In case you missed this post from last fall, this was the scene at last year's World Conference of the Professional Speechwriters Association. As we tremble on the edge of opening registration for the 2019 event, we look back once more in nostalgia—and ahead, in anticipation. —DM
Every year I fly into D.C. a day early and take a Sunday morning run along the Potomac from the campus at Georgetown University, where we host the event …
… to the Mall, for a little patriotic pep talk.
On Monday we hold Speechwriting School, where writers become speechwriters at the feet of a faculty this year anchored by Dr. Rosemary King … (this and most of the rest of the in-conference photos by conference social media director Greg Roth).
Tuesday morning dawns the World Conference proper, and this …
… becomes this.
This year the keynoter, the deeply erudite Philip Collins, former speechwriter to British Prime Minister Tony Blair, began in ancient Greece and ended in a post-Trump future and was happy to take your questions.
Once intellectually hypnotized, the speechwriters were easily Frippnotized.
Speechwriters don't attend the PSA World Conference, they participate in it.
And listeners …
… become speakers …
… and nothing makes the PSA's executive director happier than that.
(It also makes me happy to see speechwriters in charge for once; here, former Director of National Security James Clapper defers to his speechwriter, Trey Brown, in conversation with former Obama White House scribe Stephen Krupin. Clapper later told me and Brown that he was surprised that speechwriters struggle so much to get access to their speaker. "I always just figured that was in my best interest," he told Brown, with a shrug.)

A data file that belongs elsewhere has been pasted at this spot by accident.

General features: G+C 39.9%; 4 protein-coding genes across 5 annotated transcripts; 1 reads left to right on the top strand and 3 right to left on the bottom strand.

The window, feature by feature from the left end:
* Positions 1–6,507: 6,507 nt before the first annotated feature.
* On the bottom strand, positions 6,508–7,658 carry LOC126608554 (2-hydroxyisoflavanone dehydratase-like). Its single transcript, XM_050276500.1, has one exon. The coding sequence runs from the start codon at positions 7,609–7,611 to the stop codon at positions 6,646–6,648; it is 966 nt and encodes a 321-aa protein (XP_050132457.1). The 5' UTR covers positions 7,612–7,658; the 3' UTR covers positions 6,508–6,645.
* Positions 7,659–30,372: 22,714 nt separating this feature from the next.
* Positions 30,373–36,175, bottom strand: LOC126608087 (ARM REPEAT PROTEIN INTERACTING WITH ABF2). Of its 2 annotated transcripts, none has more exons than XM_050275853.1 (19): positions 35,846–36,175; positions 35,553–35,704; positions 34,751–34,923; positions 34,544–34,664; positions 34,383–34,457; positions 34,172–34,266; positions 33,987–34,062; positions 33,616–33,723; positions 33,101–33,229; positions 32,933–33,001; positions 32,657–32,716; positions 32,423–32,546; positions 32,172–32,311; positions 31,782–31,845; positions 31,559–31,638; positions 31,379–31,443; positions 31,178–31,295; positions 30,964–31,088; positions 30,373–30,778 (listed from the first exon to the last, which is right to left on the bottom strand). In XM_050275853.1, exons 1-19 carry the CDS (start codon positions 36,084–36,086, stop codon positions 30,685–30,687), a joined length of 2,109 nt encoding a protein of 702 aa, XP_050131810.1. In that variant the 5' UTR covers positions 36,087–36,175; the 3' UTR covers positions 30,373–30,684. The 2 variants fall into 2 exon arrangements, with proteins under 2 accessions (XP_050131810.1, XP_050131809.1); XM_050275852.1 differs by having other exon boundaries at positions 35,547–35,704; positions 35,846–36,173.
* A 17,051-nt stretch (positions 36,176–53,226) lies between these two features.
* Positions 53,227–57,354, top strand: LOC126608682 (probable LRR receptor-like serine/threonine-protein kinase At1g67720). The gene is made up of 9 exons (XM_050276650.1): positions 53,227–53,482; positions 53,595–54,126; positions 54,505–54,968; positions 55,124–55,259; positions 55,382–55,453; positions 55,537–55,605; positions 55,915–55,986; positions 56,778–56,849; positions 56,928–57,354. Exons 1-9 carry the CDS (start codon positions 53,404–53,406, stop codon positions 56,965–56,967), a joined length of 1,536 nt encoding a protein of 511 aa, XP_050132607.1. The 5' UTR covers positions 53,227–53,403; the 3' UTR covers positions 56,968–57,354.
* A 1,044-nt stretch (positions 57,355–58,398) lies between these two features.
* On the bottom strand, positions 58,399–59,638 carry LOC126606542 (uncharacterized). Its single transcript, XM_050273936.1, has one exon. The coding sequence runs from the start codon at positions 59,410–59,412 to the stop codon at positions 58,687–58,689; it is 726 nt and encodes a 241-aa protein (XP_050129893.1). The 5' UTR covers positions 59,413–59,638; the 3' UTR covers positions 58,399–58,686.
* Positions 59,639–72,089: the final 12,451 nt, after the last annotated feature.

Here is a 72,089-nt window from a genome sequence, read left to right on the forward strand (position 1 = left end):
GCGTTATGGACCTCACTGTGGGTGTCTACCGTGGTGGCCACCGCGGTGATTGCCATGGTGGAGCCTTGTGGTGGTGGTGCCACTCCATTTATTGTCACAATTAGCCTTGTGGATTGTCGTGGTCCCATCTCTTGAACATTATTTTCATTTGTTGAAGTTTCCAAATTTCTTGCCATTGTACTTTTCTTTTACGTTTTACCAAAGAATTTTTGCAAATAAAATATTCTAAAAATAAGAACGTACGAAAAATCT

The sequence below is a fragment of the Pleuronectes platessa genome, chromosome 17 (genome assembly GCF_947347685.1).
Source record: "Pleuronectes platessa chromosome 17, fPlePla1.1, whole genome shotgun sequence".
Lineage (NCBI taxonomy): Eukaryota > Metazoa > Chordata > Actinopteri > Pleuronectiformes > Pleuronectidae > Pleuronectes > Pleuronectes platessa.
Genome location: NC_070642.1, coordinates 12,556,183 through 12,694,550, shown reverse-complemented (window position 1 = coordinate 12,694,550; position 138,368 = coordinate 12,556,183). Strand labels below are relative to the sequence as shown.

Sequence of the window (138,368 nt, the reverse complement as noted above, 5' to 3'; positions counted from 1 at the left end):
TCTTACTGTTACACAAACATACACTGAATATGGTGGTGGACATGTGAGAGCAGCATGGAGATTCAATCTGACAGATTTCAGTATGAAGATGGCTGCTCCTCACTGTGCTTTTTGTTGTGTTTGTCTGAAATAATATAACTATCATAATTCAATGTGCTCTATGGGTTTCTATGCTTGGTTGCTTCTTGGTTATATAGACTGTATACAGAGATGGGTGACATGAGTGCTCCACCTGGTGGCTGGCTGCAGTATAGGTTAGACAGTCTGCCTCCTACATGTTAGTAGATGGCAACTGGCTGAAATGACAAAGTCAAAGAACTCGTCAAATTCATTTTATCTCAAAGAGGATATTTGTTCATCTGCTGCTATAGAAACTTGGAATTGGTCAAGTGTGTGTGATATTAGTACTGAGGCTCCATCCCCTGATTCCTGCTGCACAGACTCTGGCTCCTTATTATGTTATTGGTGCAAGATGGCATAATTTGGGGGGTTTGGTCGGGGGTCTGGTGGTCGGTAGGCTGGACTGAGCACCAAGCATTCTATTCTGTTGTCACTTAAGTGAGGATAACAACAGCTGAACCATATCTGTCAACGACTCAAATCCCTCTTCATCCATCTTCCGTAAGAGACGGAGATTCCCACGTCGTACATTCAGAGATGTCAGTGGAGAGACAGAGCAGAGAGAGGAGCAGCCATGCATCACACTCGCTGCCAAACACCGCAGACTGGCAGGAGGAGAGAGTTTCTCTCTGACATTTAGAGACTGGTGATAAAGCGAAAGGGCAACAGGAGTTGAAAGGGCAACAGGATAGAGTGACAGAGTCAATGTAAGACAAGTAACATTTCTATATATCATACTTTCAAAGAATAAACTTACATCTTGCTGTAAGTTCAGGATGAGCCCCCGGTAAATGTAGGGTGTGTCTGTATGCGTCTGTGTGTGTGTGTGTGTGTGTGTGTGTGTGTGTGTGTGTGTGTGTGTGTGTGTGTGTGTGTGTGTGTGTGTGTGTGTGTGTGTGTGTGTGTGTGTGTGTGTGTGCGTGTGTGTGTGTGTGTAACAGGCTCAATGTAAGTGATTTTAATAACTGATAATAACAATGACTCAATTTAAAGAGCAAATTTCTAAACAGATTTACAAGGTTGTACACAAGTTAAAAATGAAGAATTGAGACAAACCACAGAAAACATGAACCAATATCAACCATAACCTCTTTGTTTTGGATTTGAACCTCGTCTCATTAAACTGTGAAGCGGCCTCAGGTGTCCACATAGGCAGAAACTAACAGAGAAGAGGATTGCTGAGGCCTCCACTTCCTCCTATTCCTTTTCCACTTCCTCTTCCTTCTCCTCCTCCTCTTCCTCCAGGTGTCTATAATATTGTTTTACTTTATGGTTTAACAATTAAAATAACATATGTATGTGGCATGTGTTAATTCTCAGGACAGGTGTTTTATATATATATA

And then the winners of the Cicero Speechwriting Awards bask in the applause of their colleagues, and the Grand Award winner (this year, Matt Kivel) makes a speech.
On Wednesday we caucus, discussing the state and health of speechwriting and leadership communication, and plotting world domination. This year, for example, seemingly mild-mannered American Medical Association speechwriters Leanne Boyer and Joel Hood shared a "manifesto" they'd written for their speechwriting clients—one the PSA will likely adapt and adopt, for the whole profession.
And then comes the mentoring, when undergraduates keen on speechwriting mix with speechwriters keen on showing them the ropes. This year the usual cohort of unbelievably curious and earnest Georgetown kids was joined by a like-minded crew from Howard University.
It was all over but the shouting. Assigned to that role was Mark Thompson, CEO of The New York Times.
And when the show was over, the organizers were happy.
And this week they gratefully exchanged happy notes with grateful speechwriters, who said things like this: "Simply a spectacular conference full of spectacular people. It gets better every year!"
And, "This may be the magic of the PSA Conference—you come home with new energy and you want to change your life."
And, "You put on a fucking great conference—three words that aren't usually uttered in sequence."
Who in the world gets this much genuine thanks for their work than the people who run the Professional Speechwriters Association? Of course it's a labor of love.
And of gratitude, as well.
See you next year, everybody.